Original Research ARTICLE
Understanding Thermostability Factors of Barley Limit Dextrinase by Molecular Dynamics Simulations
- 1State Key Laboratory of Biological Fermentation Engineering of Beer, Tsingtao Brewery, Qingdao, China
- 2Shandong Province Key Laboratory of Applied Mycology, College of Life Sciences, Qingdao Agricultural University, Qingdao, China
Limit dextrinase (LD) is the only endogenous starch-debranching enzyme in barley (Hordeum vulgare, Hv), which is the key factor affecting the production of a high degree of fermentation. Free LD will lose its activity in the mashing process at high temperature in beer production. However, there remains a lack of understanding on the factor affecting the themostability of HvLD at the atomic level. In this work, the molecular dynamics simulations were carried out for HvLD to explore the key factors affecting the thermal stability of LD. The higher value of root mean square deviation (RMSD), radius of gyration (Rg), and surface accessibility (SASA) suggests the instability of HvLD at high temperatures. Intra-protein hydrogen bonds and hydrogen bonds between protein and water decrease at high temperature. Long-lived hydrogen bonds, salt bridges, and hydrophobic contacts are lost at high temperature. The salt bridge interaction analysis suggests that these salt bridges are important for the thermostability of HvLD, including E568–R875, D317–R378, D803–R884, D457–R214, D468–R395, D456–R452, D399–R471, and D541–R542. Root mean square fluctuation (RMSF) analysis identified the thermal-sensitive regions of HvLD, which will facilitate enzyme engineering of HvLD for enhanced themostability.
Limit dextrinase (LD), also termed R-enzyme, pullulanase, isoamylase, or amylopectin 6-glucanohydrolase, is the only endogenous starch-debranching enzyme in barley (Hordeum vulgare, Hv) that digests amylopectin and dextrins (Manners et al., 1970; Yang et al., 2008). HvLD belongs to the glycoside hydrolase family 13 subfamily 13 (GH13_13) and can cleave α-1,6-glucosidic bonds in limit dextrins derived from amylopectin (Stam et al., 2006).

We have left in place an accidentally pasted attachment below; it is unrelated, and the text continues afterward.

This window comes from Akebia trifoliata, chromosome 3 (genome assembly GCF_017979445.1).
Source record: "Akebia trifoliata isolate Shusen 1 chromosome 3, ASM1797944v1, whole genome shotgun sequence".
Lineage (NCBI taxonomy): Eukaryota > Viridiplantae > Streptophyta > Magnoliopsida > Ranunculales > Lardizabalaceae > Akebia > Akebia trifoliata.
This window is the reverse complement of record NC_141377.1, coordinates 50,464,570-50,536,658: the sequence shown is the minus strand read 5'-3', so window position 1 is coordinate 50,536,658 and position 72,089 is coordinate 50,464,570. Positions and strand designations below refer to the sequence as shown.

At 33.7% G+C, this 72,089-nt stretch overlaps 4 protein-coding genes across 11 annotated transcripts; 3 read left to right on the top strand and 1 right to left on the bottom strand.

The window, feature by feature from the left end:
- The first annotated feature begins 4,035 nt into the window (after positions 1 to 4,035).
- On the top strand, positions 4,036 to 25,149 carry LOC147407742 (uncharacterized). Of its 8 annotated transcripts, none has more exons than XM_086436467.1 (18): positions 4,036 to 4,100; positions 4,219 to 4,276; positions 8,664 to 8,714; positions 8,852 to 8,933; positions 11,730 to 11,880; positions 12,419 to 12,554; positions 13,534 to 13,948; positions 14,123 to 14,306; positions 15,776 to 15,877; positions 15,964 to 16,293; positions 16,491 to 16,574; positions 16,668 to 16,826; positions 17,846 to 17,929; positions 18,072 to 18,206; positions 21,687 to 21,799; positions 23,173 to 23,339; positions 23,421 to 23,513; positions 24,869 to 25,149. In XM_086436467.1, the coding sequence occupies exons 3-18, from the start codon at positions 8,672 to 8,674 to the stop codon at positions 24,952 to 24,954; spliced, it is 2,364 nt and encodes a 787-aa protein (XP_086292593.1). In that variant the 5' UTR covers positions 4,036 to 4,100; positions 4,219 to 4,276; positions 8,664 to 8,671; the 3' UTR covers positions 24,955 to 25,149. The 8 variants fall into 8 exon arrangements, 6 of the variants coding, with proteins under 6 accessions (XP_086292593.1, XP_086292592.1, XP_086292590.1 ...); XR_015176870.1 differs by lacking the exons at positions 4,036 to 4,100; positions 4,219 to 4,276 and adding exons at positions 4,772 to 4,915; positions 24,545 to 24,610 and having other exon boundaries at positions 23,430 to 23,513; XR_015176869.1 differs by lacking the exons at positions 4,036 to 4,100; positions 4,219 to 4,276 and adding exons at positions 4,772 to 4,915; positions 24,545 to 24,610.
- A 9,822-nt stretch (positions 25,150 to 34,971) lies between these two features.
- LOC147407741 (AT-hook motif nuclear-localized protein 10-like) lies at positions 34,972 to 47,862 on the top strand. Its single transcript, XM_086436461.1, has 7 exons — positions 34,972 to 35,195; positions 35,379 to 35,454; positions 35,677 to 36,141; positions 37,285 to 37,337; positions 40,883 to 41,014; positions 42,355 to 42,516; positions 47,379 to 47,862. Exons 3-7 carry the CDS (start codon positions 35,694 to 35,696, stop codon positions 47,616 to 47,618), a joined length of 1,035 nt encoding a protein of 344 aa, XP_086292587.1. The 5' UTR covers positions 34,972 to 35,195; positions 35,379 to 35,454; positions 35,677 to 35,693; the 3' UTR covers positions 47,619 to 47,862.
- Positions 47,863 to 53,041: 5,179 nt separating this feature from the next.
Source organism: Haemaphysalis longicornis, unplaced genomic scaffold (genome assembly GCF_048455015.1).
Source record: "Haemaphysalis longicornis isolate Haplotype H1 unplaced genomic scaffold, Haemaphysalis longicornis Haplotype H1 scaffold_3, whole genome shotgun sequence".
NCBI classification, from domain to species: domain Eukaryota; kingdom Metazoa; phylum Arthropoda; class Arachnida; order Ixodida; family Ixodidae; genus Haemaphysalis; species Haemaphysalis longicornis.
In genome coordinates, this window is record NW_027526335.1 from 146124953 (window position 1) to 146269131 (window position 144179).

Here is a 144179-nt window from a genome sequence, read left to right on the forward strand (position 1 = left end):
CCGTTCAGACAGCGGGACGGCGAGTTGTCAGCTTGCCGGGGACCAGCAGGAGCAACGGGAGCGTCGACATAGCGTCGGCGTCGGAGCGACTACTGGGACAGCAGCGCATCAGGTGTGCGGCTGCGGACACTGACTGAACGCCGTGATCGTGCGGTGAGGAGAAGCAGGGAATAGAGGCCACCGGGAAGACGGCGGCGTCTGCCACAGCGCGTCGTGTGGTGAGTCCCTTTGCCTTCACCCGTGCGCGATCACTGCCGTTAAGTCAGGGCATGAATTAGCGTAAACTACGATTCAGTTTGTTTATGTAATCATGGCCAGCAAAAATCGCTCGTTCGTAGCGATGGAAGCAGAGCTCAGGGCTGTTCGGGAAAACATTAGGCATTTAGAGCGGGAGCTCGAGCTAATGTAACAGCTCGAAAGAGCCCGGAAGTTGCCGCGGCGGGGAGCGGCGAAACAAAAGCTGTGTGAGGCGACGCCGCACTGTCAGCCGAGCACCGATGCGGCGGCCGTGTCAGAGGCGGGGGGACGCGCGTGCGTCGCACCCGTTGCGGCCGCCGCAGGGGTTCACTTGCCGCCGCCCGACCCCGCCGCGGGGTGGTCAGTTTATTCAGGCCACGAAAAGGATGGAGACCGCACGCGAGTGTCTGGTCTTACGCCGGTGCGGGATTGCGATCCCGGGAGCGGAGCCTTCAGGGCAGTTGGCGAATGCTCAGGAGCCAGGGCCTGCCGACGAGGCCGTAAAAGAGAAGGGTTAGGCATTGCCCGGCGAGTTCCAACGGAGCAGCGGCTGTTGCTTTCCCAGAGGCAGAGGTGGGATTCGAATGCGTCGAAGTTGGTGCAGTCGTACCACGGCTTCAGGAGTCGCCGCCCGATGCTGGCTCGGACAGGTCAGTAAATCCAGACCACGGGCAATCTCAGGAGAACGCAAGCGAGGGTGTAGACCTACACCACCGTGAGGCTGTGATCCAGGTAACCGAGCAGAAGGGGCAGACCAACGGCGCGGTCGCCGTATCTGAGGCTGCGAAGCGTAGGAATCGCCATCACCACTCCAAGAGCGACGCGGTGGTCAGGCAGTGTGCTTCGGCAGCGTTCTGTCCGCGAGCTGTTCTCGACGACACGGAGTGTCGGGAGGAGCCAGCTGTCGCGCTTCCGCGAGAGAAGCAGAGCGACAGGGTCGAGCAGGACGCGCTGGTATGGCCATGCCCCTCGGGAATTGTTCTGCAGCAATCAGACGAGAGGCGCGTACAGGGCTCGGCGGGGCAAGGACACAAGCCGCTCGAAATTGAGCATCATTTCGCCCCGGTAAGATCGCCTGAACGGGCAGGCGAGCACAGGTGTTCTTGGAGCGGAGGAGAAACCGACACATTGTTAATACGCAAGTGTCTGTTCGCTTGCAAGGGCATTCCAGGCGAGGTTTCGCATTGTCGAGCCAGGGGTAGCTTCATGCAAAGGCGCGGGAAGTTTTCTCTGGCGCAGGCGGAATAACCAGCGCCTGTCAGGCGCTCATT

Barley is a major raw material in beer production. The major biochemical process in brewing is to degrade barley starch into fermentable sugars, which are further converted into alcohol by yeast metabolism. HvLD as a specific enzyme to digest amylopectin and dextrins is the key factor affecting the production of a high degree of fermentation (Wang et al., 2015). There are three different forms of LD existing in barley: insoluble bound, soluble inactive, and active free. Only the free form is capable for degrading amylopectin (Sissons et al., 1994). The essential industrial process of brewing includes three steps: malting, mashing, and fermentation. Mashing is usually performed at 60–70°C and at a pH of below 4.5 (Moshi et al., 2015). The heat resistance of LD in free form is poorer than the bound or latent form (Sissons et al., 1995). Free LD will lose its activity in the mashing process at a temperature higher than 63°C (Sissons et al., 1995). High themostability and activity of LD is desirable for the beer production.
Several crystal structures of HvLD have been reported (Vester-Christensen et al., 2010; Møller et al., 2012a, Møller et al., 2015a, b). The HvLD structure contains four domains (Vester-Christensen et al., 2010) (shown in Figure 1): the N-terminal domain, a carbohydrate binding module 48 (CBM48), a catalytic (β/α) 8 domain containing the two catalytic residues (Asp473, nucleophile; Glu510, general acid/base) and the transition-state stabilizer (Asp642), and a C-terminal domain. The N-terminal domain includes residues 2–124 resembling carbohydrate binding module 21. CBM48 includes residues 125–230. The catalytic domain contains residues 231–774 and the C-terminal domain contains residues 775–885.
Figure 1. The overall structure of Barley limit dextrinase. N-domain, Magenta; CBM48, cyan; catalytic domain, wheat; C-domain, light green; Ca2+ ions, red spheres. The catalytic residues (Asp473, Glu510, and Asp642) are represented in sticks.
There are several works focused on improvement of the themostability of pullulanase derived from bacteria (Chen et al., 2015; Li et al., 2015; Chang et al., 2016; Wang et al., 2016). However, it is still lacking the understanding on the factor affecting the themostability of HvLD at the atomic level. It is suggested that enzymes keep their structural stability by various kinds of non-covalent interactions, such as hydrogen bonds, salt bridges, disulfide bonds, and hydrophobic interaction (Nick Pace et al., 2014; Nilofer et al., 2017). Recently, molecular dynamics (MD) simulation, as a useful tool, has been widely applied to find important characteristics of protein stability (Alizadeh-Rahrovi et al., 2015; Sharma and Sastry, 2015; Jiang et al., 2016; Idrees et al., 2017; Gu et al., 2019).